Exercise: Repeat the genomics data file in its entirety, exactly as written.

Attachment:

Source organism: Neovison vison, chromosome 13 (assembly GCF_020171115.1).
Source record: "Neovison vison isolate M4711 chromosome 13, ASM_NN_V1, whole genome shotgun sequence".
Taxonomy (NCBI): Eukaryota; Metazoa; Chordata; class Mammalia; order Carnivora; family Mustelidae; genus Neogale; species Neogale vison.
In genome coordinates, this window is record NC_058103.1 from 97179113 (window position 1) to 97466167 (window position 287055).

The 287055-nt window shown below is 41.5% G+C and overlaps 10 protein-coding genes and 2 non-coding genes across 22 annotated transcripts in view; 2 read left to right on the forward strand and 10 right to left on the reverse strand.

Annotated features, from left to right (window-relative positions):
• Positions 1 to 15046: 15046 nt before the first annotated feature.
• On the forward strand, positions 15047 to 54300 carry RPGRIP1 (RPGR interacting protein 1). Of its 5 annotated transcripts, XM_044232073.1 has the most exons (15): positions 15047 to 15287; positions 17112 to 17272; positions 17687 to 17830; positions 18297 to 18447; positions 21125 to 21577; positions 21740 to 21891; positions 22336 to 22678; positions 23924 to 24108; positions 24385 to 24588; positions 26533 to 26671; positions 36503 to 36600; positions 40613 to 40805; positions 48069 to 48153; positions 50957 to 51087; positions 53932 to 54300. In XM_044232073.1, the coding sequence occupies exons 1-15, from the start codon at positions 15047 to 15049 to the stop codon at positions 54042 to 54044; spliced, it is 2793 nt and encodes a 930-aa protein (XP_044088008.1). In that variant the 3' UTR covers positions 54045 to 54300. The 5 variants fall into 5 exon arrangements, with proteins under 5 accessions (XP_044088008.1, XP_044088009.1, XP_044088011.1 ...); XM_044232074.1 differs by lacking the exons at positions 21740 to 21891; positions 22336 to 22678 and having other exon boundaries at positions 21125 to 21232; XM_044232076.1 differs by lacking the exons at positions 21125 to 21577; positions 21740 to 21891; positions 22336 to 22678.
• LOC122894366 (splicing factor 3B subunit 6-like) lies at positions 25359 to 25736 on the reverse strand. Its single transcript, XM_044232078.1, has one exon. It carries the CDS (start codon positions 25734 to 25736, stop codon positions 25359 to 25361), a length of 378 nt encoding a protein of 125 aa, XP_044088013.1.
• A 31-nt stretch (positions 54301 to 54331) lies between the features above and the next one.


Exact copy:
Source organism: Neovison vison, chromosome 13 (assembly GCF_020171115.1).
Source record: "Neovison vison isolate M4711 chromosome 13, ASM_NN_V1, whole genome shotgun sequence".
Taxonomy (NCBI): Eukaryota; Metazoa; Chordata; class Mammalia; order Carnivora; family Mustelidae; genus Neogale; species Neogale vison.
In genome coordinates, this window is record NC_058103.1 from 97179113 (window position 1) to 97466167 (window position 287055).

The 287055-nt window shown below is 41.5% G+C and overlaps 10 protein-coding genes and 2 non-coding genes across 22 annotated transcripts in view; 2 read left to right on the forward strand and 10 right to left on the reverse strand.

Annotated features, from left to right (window-relative positions):
• Positions 1 to 15046: 15046 nt before the first annotated feature.
• On the forward strand, positions 15047 to 54300 carry RPGRIP1 (RPGR interacting protein 1). Of its 5 annotated transcripts, XM_044232073.1 has the most exons (15): positions 15047 to 15287; positions 17112 to 17272; positions 17687 to 17830; positions 18297 to 18447; positions 21125 to 21577; positions 21740 to 21891; positions 22336 to 22678; positions 23924 to 24108; positions 24385 to 24588; positions 26533 to 26671; positions 36503 to 36600; positions 40613 to 40805; positions 48069 to 48153; positions 50957 to 51087; positions 53932 to 54300. In XM_044232073.1, the coding sequence occupies exons 1-15, from the start codon at positions 15047 to 15049 to the stop codon at positions 54042 to 54044; spliced, it is 2793 nt and encodes a 930-aa protein (XP_044088008.1). In that variant the 3' UTR covers positions 54045 to 54300. The 5 variants fall into 5 exon arrangements, with proteins under 5 accessions (XP_044088008.1, XP_044088009.1, XP_044088011.1 ...); XM_044232074.1 differs by lacking the exons at positions 21740 to 21891; positions 22336 to 22678 and having other exon boundaries at positions 21125 to 21232; XM_044232076.1 differs by lacking the exons at positions 21125 to 21577; positions 21740 to 21891; positions 22336 to 22678.
• LOC122894366 (splicing factor 3B subunit 6-like) lies at positions 25359 to 25736 on the reverse strand. Its single transcript, XM_044232078.1, has one exon. It carries the CDS (start codon positions 25734 to 25736, stop codon positions 25359 to 25361), a length of 378 nt encoding a protein of 125 aa, XP_044088013.1.
• A 31-nt stretch (positions 54301 to 54331) lies between the features above and the next one.